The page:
Trouble Trotting - The Horse Forum
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post #1 of 11 Old 08-06-2011, 10:33 PM Thread Starter
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Trouble Trotting

I've been riding for about 2 months now and I'm still at a walk. I find it hard to trot, one, because I feel like I cant control my horse and two, to be honest its a little fast for me. Is this normal for someone who is learning to ride?

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Last edited by BarrelWannabe; 08-06-2011 at 10:37 PM.
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post #2 of 11 Old 08-06-2011, 10:56 PM
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It is very normal. Are you having lessons? A good instructor should teach you how to ride the trot effectively - I have been riding for 26 years now, and the trot is still my fave gait to ride at

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post #3 of 11 Old 08-06-2011, 10:58 PM Thread Starter
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No, I havent been taking lessons. I've been having to learn through trial and error. Mostly error. I know it isnt very good to teach myself but I dont know anyone who teaches lessons or is willing to teach me. It kinda sucks.

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post #4 of 11 Old 08-07-2011, 12:32 AM
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Don't worry :) It was pretty much the same thing for me! I was scared to trot in my early days too, I'd just try and go from walk to lope, which I got over soon.

Something you could do is take videos, post them somewhere on this site and many people on here would be willing to encourage you and give you pointers.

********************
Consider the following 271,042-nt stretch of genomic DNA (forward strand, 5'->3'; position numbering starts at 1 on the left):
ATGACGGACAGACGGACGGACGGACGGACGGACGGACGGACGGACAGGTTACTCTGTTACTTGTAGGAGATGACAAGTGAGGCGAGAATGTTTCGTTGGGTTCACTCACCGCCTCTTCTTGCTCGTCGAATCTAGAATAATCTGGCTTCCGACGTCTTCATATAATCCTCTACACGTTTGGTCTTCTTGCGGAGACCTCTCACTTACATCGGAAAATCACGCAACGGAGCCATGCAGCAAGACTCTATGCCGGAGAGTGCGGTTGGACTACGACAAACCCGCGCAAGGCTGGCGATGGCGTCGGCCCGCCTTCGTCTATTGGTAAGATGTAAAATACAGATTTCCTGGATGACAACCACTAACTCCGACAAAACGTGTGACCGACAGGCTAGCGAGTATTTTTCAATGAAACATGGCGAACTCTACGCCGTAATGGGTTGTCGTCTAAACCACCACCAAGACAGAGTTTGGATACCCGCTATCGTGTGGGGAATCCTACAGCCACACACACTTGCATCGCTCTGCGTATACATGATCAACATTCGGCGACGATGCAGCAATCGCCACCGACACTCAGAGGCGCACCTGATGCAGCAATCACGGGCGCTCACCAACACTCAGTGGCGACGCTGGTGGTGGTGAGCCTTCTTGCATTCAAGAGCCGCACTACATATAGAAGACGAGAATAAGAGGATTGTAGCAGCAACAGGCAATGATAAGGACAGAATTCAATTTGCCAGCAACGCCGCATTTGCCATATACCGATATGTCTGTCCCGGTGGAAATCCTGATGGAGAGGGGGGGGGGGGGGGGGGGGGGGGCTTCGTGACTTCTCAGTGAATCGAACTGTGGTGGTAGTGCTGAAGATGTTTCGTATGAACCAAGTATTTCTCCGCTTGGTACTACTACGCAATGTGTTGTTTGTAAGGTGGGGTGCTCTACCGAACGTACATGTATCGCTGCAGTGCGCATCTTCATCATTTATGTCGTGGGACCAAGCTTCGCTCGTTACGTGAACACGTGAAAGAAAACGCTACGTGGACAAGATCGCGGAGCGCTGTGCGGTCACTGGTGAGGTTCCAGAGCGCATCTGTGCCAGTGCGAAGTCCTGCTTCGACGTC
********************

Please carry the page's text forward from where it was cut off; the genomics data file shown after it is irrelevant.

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post #5 of 11 Old 08-07-2011, 12:56 AM
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Perfectly normal. The first time I trotted was completely by accident and it scared the living daylights out of me...but at the same time, I loved it. The main reason it scared me is because I wasn't completely prepared for it (mare I was riding got a wild hair up her behind and decided to take off trotting, then cantering, then GALLOPING with me).

Now, I'd say it depends on the horse and how controlled their trot is, but trotting is definitely one of my favorite gaits. I schooled some horses at the Girl Scout horse camp last year (for some reason, whenever a horse misbehaved, I got handed the reins and was told to work the crap out her!) and I learned very quickly that not all trots are created equal! The horse I usually rode (Paleface, the non-kid-friendly, lead horse) had a beautiful trot for all her conformational faults and that's how we usually warmed up before a ride. On the other hand, Moon Dancer, who was a quarab, had the most bone-jarring trot I have ever ridden.

How old is your horse and how well-trained would you say s/he is? Is there anyone around you who has an older horse with a more gentle trot that you could learn to trot on? I know that that worked wonders with my comfort at a trot. Paleface was my confidence booster. I knew how to trot and could sit it fairly well, but Paleface helped me really develop my seat at a trot. Well, her and Moon Pie, the big Friesian cross mare we had at the horse camp who felt like she was floating when she trotted. lol
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post #6 of 11 Old 08-07-2011, 01:58 AM
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It's perfectly normal - you are actually very brave for learning yourself.

Do you know anyone who could lead the horse for you (from the ground) while you trot? That way you would only need to focus on your balance and not controlling the horse at the same time.
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post #7 of 11 Old 08-08-2011, 03:00 PM Thread Starter